Rates of stillbirth and infant death were similar for women who were prescribed a selective serotonin reuptake inhibitor during pregnancy and those who weren't after factors such as age and smoking were taken into account, a Swedish study found. An expert not involved in the study said its findings were limited because it looked at prescription and not ingestion. The findings appear in the Journal of the American Medical Association. WebMD (1/1) , U.S. News & World Report/HealthDay News (1/2) LinkedInFacebookTwitterEmail this Story
  Professional Practice 
  • Enrollment in advanced nursing programs is on the rise
    A report from the American Association of Colleges of Nursing shows increases in nursing-school enrollments in 2012. Entry-level baccalaureate programs grew by 3.5% while RN-to-BSN programs grew 22.2%. Enrollment in master's and DNP programs, meanwhile, jumped by 8.2% and 19.6%, respectively. Nurse.com (12/30) LinkedInFacebookTwitterEmail this Story
  Policy, Ethics & Legal Update 
  • Governors' report supports expanding NPs' scope of practice
    Nurse practitioners and physicians offer comparable quality of care in terms of patient satisfaction, prescribing accuracy, preventive education and time spent with patients, according to a report from National Governors Association. Kaiser Permanente in 2011 enlisted NPs to lead a prenatal clinic in Colorado, and while cost comparisons are not available other measures have been found to be the same as with a physician-led model. MedPage Today (free registration) (12/28) LinkedInFacebookTwitterEmail this Story
  Technology & Trends 
  • Mobile app helps screen newborns for heart defects
    A smartphone application created by cardiologists at Children's Healthcare of Atlanta called Pulse Ox Tool can automate pulse oximetry screening calculations, helping to prevent a delay in diagnosis of congenital heart defects in newborns. The free app, available from iTunes, Google Play and the Windows Phone Store, yielded substantially lower error rates compared with manually calculated algorithms. Modern Healthcare (subscription required) (11/30) LinkedInFacebookTwitterEmail this Story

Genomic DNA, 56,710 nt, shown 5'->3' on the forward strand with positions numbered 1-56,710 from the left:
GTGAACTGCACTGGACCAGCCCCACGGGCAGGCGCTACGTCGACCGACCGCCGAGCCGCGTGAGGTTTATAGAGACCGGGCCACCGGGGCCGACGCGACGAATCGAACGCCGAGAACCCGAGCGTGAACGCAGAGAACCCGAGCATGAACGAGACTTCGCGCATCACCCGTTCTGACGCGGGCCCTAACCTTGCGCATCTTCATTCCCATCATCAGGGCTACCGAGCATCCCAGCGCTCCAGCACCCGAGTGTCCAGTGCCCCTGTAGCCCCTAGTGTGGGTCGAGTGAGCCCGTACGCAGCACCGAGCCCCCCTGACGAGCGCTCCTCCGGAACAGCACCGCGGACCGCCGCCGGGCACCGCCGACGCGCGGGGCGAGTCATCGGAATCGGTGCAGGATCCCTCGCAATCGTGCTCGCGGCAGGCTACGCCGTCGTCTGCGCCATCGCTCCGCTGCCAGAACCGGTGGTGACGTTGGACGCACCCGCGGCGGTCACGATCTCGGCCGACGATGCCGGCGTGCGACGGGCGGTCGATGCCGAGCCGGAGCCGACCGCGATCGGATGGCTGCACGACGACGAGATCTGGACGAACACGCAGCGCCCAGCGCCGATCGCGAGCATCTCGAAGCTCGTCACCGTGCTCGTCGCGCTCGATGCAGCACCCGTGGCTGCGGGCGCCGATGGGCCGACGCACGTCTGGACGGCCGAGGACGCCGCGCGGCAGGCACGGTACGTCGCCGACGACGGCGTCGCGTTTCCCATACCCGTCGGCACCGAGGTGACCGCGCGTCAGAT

News from NCC 
Learn more about NCC ->National Certification Corporation

  SmartQuote 
Live as if you were to die tomorrow. Learn as if you were to live forever."
--Mahatma Gandhi,
Indian lawyer and activist


LinkedInFacebookTwitterEmail this Story

 
 
Subscriber Tools
   
Print friendly format  | Web version  | Search past news  | Archive  | Privacy policy
 
Read more at SmartBrief.com
 
About NCC
The National Certification Corporation is a not for profit organization that provides national credentialing programs and continuing education opportunities to nurses, physicians and other licensed health care professionals within the obstetric, neonatal and women's health care specialties. NCC has awarded more than 115,000 certifications or certificates of added qualification since its inception in 1975.

Learn more about certification and continuing education opportunities for obstetric, neonatal and women's health care professionals – http://www.nccwebsite.org.

 
Contact NCC
The National Certification Corporation
142 E. Ontario Street, Suite 1700
Chicago, IL 60611
NCCwebsite.org - Contact US
312-951-0207
info@nccnet.org

 
 Recent NCC Practice Resource (Powered by SmartBrief) Issues:   Lead Editor:   Tom Parks
     
Mailing Address:
SmartBrief, Inc.®, 555 11th ST NW, Suite 600, Washington, DC 20004
 
 
© 1999-2013 SmartBrief, Inc.® Legal Information